Prepared by Harold Stephens
Travel Correspondent for Thai Airways International
Pick up a guide book of Manila, any guide book, and it will tell you that Manila is the capital of the Philippines with a population of over 12 million. To say the least, that’s a big city. Then the chances are the guidebook will tell you that Manila is little more than a starting point for the rest of the Philippines. That is true, but there more to the city than that. If you know where to look, and what to do, it can be interesting.
One should not, however, judge Manila on its past laurels. Before World War II, Manila was one of the great cities of the East, if not all the world. She was listed as a port-of-call for all cruise ships on the P&O and Canard lines and was a stopover port for the vessels of the Messangerie Maritimes. One should view Manila as a grand old dame, sitting back in her brocaded dress, reflecting on a wonderful past, but with hopeful eyes staring into the future.
Manila will shine again. The Philippines, for certain, is passing through a time of troubles, but like the old lady in her fan-back chair with high hopes for the future, Manila is destined to see better days.
In the meantime, let’s give Manila an honest look. One thing you cannot deny, the very name Manila rings with romance. The Spanish saw to that when they arrived in the Philippines 400 years ago. By all standards of European settlements in the East, Manila had a long time to grow and mature. The Spanish gave up their claim to the islands when Admiral Dewey of the US Navy steamed into Manila Harbour and planted the American flag. The Spanish withdrew, leaving behind their culture, language and a walled city called Intramuros. Much of this old heritage, however, was lost during a half century of American rule and influence. Spanish is no longer the language of the elite.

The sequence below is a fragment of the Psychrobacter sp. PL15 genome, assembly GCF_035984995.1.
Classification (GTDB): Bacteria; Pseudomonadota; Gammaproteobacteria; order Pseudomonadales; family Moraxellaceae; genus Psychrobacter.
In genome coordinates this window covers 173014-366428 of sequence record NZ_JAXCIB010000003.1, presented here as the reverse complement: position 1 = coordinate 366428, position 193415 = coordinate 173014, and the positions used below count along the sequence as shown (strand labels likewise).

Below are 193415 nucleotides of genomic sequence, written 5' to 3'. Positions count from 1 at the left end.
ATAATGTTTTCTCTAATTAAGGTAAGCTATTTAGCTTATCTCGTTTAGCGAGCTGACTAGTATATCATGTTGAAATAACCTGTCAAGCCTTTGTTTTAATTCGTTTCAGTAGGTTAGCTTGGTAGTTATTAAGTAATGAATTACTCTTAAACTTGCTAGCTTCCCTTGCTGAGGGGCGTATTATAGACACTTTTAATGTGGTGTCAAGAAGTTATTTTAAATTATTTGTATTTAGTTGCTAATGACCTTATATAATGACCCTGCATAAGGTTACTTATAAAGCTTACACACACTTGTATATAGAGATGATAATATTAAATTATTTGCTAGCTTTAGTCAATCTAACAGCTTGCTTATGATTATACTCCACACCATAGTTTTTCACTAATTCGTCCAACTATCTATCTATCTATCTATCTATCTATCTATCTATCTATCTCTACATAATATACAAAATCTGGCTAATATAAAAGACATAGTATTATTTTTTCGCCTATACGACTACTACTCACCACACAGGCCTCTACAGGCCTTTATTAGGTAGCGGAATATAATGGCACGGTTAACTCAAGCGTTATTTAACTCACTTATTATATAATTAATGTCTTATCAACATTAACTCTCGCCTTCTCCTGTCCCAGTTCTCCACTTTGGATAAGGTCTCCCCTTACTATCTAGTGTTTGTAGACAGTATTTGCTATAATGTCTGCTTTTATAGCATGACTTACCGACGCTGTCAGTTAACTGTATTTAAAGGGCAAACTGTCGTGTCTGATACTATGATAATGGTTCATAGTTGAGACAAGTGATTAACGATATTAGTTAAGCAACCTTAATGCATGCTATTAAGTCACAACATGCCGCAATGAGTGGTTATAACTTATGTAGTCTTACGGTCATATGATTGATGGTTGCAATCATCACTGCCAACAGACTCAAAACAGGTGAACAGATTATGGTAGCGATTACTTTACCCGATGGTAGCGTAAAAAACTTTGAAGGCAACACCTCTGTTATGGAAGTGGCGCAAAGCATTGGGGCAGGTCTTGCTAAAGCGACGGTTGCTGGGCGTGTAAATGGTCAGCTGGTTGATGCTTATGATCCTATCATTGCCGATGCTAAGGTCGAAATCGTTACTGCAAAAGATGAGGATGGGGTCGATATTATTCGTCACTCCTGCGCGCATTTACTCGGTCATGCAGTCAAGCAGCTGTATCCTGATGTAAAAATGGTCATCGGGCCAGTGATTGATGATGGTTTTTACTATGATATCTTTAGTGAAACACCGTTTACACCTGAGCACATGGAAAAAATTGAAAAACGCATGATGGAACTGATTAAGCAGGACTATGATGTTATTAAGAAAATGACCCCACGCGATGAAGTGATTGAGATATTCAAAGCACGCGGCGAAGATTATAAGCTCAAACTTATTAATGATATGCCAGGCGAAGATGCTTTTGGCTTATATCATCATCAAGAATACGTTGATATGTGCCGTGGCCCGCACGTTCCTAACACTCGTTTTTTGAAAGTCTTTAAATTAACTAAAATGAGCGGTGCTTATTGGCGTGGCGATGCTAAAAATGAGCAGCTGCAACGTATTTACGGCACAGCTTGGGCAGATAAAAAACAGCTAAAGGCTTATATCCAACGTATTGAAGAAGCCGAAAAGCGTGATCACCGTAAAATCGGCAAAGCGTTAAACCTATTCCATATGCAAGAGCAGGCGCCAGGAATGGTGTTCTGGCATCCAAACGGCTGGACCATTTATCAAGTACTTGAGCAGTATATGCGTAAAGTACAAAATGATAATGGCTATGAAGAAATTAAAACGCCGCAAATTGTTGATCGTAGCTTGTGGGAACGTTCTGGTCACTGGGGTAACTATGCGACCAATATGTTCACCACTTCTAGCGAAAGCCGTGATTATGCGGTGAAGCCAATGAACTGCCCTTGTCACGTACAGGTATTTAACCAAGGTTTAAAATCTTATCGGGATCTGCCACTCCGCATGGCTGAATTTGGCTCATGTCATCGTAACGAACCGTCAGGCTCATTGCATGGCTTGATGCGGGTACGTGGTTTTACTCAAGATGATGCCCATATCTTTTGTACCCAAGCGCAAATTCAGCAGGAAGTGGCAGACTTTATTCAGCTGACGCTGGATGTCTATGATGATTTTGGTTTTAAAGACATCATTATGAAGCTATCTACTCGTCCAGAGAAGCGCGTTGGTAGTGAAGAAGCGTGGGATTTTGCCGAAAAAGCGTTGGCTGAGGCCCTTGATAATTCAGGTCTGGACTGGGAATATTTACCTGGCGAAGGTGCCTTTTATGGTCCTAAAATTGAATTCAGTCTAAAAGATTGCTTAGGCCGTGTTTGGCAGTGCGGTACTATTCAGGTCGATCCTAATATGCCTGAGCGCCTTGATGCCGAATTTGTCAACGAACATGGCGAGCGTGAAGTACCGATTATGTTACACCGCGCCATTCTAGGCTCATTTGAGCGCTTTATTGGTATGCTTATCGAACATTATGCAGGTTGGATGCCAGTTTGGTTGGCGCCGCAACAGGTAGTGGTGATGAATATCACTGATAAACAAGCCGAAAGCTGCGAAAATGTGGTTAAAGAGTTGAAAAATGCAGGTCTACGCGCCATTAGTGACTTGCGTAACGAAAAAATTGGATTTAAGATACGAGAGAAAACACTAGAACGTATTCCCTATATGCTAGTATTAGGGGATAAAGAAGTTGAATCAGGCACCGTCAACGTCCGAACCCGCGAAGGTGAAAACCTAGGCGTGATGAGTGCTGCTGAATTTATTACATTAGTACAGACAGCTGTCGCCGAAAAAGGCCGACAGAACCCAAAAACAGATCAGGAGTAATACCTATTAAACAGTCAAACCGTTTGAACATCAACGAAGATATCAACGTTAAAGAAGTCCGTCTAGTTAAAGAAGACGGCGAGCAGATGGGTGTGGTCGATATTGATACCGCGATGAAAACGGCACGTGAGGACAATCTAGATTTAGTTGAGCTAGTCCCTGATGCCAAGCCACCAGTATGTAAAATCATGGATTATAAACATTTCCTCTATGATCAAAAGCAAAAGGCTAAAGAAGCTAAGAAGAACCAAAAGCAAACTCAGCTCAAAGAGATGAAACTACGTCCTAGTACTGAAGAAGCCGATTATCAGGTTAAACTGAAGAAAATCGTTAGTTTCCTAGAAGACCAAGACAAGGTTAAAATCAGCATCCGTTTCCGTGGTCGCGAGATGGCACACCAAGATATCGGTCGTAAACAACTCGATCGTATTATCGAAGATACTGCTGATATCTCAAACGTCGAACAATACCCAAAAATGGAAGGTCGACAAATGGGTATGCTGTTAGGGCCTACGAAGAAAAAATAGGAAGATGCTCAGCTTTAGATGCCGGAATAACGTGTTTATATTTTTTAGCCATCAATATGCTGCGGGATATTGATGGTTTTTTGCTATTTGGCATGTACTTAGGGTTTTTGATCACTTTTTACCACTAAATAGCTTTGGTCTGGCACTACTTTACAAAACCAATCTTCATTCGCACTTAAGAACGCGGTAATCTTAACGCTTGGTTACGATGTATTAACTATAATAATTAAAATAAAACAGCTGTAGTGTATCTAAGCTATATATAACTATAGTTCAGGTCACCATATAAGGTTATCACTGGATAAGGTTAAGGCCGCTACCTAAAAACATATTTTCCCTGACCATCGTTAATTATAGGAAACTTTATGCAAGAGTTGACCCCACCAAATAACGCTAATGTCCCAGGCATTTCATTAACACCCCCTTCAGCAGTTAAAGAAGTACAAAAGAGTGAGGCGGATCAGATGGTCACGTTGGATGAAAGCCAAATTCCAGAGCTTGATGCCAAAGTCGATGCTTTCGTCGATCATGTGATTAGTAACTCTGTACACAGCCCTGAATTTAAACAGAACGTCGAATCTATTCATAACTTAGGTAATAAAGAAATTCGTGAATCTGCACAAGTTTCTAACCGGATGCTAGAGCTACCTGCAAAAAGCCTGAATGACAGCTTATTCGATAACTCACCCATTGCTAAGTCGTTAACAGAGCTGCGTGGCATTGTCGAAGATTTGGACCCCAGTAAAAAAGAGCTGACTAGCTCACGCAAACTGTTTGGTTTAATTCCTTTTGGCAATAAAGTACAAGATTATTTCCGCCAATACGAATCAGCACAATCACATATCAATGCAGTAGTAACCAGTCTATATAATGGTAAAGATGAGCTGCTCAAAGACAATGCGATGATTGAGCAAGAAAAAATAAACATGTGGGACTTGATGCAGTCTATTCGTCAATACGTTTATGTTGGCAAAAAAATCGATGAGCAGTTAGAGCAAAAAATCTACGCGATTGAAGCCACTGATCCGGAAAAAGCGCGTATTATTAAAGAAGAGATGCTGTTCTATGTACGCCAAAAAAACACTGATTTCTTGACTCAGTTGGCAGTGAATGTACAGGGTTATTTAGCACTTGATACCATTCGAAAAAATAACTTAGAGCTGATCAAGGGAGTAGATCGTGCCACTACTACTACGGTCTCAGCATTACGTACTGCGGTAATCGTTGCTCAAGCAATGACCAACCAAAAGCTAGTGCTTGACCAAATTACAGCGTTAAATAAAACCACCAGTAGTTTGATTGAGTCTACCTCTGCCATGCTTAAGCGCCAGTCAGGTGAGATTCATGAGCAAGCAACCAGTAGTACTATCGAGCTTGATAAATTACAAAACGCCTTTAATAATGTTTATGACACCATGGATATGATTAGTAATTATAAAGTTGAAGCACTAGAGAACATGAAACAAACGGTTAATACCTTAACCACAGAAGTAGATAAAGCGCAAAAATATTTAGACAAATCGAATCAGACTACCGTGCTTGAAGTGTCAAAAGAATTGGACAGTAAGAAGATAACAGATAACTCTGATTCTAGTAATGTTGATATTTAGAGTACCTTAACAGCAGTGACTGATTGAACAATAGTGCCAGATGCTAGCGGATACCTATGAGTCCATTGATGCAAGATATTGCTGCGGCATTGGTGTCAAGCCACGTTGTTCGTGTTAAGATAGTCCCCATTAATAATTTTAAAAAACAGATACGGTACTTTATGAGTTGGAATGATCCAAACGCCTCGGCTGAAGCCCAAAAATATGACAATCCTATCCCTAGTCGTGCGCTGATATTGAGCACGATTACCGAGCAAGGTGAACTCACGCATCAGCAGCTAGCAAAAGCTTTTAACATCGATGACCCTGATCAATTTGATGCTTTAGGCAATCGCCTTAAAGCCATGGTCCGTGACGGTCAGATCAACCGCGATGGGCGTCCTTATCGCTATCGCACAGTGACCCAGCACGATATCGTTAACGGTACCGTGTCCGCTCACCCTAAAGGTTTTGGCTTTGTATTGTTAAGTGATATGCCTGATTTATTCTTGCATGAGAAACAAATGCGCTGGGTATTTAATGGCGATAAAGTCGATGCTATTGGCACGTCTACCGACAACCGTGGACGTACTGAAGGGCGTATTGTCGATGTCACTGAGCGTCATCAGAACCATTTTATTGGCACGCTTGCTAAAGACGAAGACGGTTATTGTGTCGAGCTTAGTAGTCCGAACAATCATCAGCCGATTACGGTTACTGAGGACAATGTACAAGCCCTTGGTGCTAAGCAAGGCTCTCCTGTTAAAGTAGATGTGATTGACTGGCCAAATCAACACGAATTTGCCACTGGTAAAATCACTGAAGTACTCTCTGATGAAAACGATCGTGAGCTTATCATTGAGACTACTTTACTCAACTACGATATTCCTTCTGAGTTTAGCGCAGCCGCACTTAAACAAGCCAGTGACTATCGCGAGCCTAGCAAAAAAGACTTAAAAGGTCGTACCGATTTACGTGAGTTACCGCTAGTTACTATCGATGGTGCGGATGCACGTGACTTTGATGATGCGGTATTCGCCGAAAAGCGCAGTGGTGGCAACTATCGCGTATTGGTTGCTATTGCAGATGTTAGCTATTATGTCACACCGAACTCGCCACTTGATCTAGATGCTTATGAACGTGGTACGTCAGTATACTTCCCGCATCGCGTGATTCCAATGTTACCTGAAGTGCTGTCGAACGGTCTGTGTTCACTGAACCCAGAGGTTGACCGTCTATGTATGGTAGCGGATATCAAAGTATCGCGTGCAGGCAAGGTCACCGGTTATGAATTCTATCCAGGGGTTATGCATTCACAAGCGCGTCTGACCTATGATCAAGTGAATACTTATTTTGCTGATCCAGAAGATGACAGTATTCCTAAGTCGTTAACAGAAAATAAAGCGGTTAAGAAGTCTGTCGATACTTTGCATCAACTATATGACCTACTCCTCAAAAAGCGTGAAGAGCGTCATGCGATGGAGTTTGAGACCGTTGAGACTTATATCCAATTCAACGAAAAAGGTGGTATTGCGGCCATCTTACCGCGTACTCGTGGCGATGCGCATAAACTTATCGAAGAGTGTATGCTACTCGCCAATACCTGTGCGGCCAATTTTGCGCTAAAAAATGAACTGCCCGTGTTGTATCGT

The Pasig River divides the Manila into two cities. North of the river is the City of Manila where few visitors venture. except for those who want to wander through Chinatown and visit the luxurious Chinese cemetery. The area for the most part is a bit seedy with the chief mode of transportation by horse and carriage.
The main places of interest to the visitor is the central and concentrated area just south of the Pasig River, and here we find the greatest treasure of Manila, the Intramuros, the old walled Spanish town, where many of Manila's historic buildings are situated.
Intramuros began not as a walled city but as a wooden fort. Before that it was a Chinese settlement and when the Spanish decided to move their capital from Cebu in the south to Manila, they fortified the settlement. In 1590, they replaced the timber with stone, gradually extending it until it became the walled city of Intramuros. The walls were massive, 13 metres thick and six metres high. There were seven main gates to the city, and inside there were 15 churches, six monasteries and most of the Spanish population.
Those who remember the city speak of it with the highest praise. This great walled city stood for 350 years, and then came World War II. The walls o Intramuros are just about all that was left. The destruction was one of the great tragedies of the war. There was been an effort over the years to rebuild the walled city, and some of the walls and gates have been refurbished. Give the city as much time as you can afford. Worth seeing are beautifully restored Casa Manila in the Luis complex and Philippine Art, Craft and Culture Center, both on General Luna St. The church and monastery of San Agustin is one of the few buildings left from earliest times. Here in 1898 the Spanish governor of Manila surrendered the Philippines.